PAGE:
Public radio from Western Michigan University 102.1 NPR News | 89.9 Classical WMUK
Play Live Radio
Next Up:
0:00 0:00
Available On Air Stations
0000017c-60f7-de77-ad7e-f3f739cf0000Arts & More airs Fridays at 7:50 a.m. and 4:20 p.m.Theme music: "Like A Beginner Again" by Dan Barry of Seas of Jupiter

Electric Six Makes Decades Long Career Out Of "Not Being Cool"

Dick Valentine of Electric Six
Cortney Armitage

It’s been 16 years since Detroit rock and disco band Electric Six released the hit single “Danger! High Voltage.” The band’s front man, who goes by the stage name of Dick Valentine, attributes the band’s early success to Jack White of The White Stripes — who sang on the single. But while White may have opened the door, Valentine says the band has kept it open. 

After more than two decades, Electric Six still plays packed shows and tours around the world. The band is coming to Bell’s Brewery in Kalamazoo next Saturday, March 24th.

Humor Is A Big Part Of The Band

Electric Six is about as well-known for its catchy tunes as it is for its over-the-top and humorous lyrics. The band also has a theatrical presence on stage. Valentine will often wear a suit, singing and talking in a unique vocal style. Valentine says he went through a lot of trial and error in developing his voice.

Dick Valentine of Electric Six
Credit Cortney Armitage

He says he's embarrassed to admit that at one time he sounded a lot like the singer of Barenaked Ladies.

Later on, Valentine says he started to get into Captain Beefheart.

“Wanted to sound like Beefheart — which I sort of do. But yeah, it just worked for me one day and you know our band the Wildbunch when we started in ‘96 was pretty over the top with the rock and everything. So I needed a singing voice to fit in with that,” he said. 

The Wildbunch was the original name of the band. Valentine says Electric Six doesn’t take itself seriously — and that’s the point: 

“I’ve never understood people getting angry about music that we’re making or having serious opinions about them when I still go on Facebook and I see full-grown adults ranking albums — and I don’t understand that at all. I don’t think they’re meant to be ranked, I think they’re meant to be enjoyed. To me there’s no concept of this music is better than that music. I just think that some music is more fun music than others I guess. I’ve looked at music as an outlet, not as something necessarily that important.”

Not Top 40 Pop Stars, But Making A Living

Valentine says the band has a good work ethic and stays humble — which is probably what’s helped its members to make a living for more than 20 years.

“I’ve seen a lot of bands go by the wayside because they need to be in tour buses or every member has to have his own hotel room kind of thing, whereas we’ll put four people in a hotel room and some nights you sleep on the floor," he said. 

Valentine says it's worth it. He says he loves to travel and talk to people that maybe have no idea what Electric Six has done for the past two decades. 

"I go to all these places and have friendships everywhere because of this band,” he said.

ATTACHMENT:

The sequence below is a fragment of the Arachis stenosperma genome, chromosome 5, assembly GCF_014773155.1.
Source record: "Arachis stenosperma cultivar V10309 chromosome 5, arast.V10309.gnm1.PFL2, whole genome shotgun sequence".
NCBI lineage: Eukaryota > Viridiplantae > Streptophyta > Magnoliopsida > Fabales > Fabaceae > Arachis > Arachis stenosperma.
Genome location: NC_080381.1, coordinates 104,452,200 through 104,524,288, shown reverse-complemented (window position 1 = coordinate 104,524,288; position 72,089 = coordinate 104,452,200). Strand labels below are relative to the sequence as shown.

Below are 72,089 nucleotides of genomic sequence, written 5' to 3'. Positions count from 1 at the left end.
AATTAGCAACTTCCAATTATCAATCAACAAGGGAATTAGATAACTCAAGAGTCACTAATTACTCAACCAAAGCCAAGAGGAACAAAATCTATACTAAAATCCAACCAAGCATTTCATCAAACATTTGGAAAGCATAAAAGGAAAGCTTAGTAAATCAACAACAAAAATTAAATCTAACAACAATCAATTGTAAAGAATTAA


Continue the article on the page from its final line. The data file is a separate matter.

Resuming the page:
Valentine says Electric Six may not the kind of band that plays big arenas, but he says crowds relate to them.

“Just the concept of posing for pictures and looking cool — it’s never sat well with me. I don’t want to be cool, I don’t want this band to make me cool," he said.

"I’m not cool and I’m not cool in a ‘you’re not cool therefore you’re cool.’ I mean I’m not cool in that I’m not cool — I’m one of the least cool people ever. So I think a lot of people identify with that."

Hear a longer interview with Dick Valentine

On Making A Whopping 13 Albums

This track is off of the band’s latest album — their 13th — called “How Dare You.” Valentine says, for them, being this prolific is actually pretty easy.

“The people in our band are very talented musicians and then also just with the advent of home recording bridging the gap of what studios can do," he said. "So everybody writes music, I write lyrics all the time. It’s not that hard to come up with 12 songs a year, at least for us.” 

Valentine says taking four years to make the perfect record isn’t really his style anyway.

“I can’t speak to everyone in the band, but I recognize I’m an extreme of just the notion that we’re here today gone tomorrow. I’m not a collector of material things at all and so I think I approach music that way," he said.

"I enjoy writing a song in the moment, I enjoy playing it live. But as far as the actual recording is concerned, it doesn’t affect me the way it affects a lot of people who listen to music.”

Electric Six’s fans don’t seem to mind paying for a new album almost every year. In fact, fans have funded six of the band’s albums through Kickstarter campaigns — including its upcoming release, a combined live acoustic record and Christmas album.

“I thought three campaigns ago people would be fatigued by it, but we just have a fan base that enjoys being connected with us that way," he said. "We do creative things, like I’ll give you a back rub for 15 minutes or I’ll play racquetball with you or that kind of thing — and people enjoy getting to do that.”

Valentine has also released several acoustic records on his own. He says he likes singer/songwriter music and it’s a lot of fun for him. Plus it gives him a chance to play an instrument every once in a while.

“I’ve really lucked out in the last few years. I’ve been able to go to the UK and Ireland and do like three or four weeks at a time over there just like going into pubs. I’ve been all over Ireland now in some really small villages and stuff just like playing a show at the pub — and to me that’s just amazing.” 

You can catch Electric Six at Bell’s Brewery in Kalamazoo next Saturday, March 24th. 

Related Content